Basic Infrared Thermography

Infrared thermography is the process of using a thermal imager to detect radiation (heat) coming from an object, converting it to temperature and displaying an image of the temperature distribution. Images of the detected temperature distribution are called thermograms, and they make it possible to see heat-producing objects invisible to the naked eye. It’s widely-used in predictive maintenance and condition monitoring.

Since all objects above absolute zero (-459.67 degrees Fahrenheit) give off thermal infrared energy, thermal imagers can easily detect and display infrared wavelengths regardless of ambient light. A common example of this is using night-vision goggles to detect objects in the dark. Infrared thermography is commonly used in a variety of industries and applications including:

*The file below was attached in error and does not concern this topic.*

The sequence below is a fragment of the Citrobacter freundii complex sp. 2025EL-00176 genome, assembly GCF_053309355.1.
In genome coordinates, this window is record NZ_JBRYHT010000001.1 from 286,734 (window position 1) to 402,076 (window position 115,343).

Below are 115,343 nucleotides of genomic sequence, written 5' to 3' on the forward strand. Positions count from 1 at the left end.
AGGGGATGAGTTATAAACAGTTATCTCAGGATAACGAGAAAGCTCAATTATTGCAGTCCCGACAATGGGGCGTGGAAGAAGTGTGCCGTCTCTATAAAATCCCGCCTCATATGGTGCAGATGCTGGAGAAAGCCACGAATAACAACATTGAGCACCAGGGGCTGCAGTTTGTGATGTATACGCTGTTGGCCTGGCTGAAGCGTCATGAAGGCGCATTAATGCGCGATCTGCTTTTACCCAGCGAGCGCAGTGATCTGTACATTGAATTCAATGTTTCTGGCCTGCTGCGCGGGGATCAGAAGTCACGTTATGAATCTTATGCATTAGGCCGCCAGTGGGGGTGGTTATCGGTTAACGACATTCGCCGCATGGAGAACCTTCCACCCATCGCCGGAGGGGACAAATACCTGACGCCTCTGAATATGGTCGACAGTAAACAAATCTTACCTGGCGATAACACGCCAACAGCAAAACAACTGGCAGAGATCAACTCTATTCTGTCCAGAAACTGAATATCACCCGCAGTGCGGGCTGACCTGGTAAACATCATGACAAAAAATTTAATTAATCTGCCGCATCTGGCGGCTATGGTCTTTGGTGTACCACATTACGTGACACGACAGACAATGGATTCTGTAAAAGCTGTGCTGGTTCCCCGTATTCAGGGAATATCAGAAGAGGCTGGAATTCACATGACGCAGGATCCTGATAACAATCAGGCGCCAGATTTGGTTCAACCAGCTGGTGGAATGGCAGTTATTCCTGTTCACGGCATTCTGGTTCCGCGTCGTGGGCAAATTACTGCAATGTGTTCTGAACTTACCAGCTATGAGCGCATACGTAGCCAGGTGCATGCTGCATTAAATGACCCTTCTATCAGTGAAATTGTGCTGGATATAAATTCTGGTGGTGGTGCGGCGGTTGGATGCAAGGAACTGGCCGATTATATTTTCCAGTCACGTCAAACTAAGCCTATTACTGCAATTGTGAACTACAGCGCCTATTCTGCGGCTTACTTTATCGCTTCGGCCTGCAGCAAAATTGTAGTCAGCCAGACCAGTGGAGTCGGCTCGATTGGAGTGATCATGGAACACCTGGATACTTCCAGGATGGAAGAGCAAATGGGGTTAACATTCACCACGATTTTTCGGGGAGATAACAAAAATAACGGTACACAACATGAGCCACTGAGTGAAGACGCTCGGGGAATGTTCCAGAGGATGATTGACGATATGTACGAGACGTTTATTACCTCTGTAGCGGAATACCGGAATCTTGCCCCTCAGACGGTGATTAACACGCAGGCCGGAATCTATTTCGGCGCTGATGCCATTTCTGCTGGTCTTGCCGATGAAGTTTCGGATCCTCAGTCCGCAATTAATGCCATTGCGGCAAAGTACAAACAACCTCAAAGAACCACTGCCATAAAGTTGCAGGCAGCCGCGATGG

• Machine condition monitoring
  • Building diagnostics like moisture, roof and energy-loss inspections
  • Medical imaging including peripheral vascular disease, thyroid abnormalities, and metabolic and inflammatory condition monitoring
  • Law enforcement and security imaging
  • Chemical imaging
  • Earth science imaging
  • Electrical system monitoring
  • Fluid system monitoring

Specific to plant maintenance and condition monitoring, infrared thermography is used in applications such as:

  • Monitoring the electrical and mechanical conditions of a motor
  • Bearing inspections (abnormal bearing friction)
  • Monitoring refractory insulation
  • Locating gas, liquids and sludge levels
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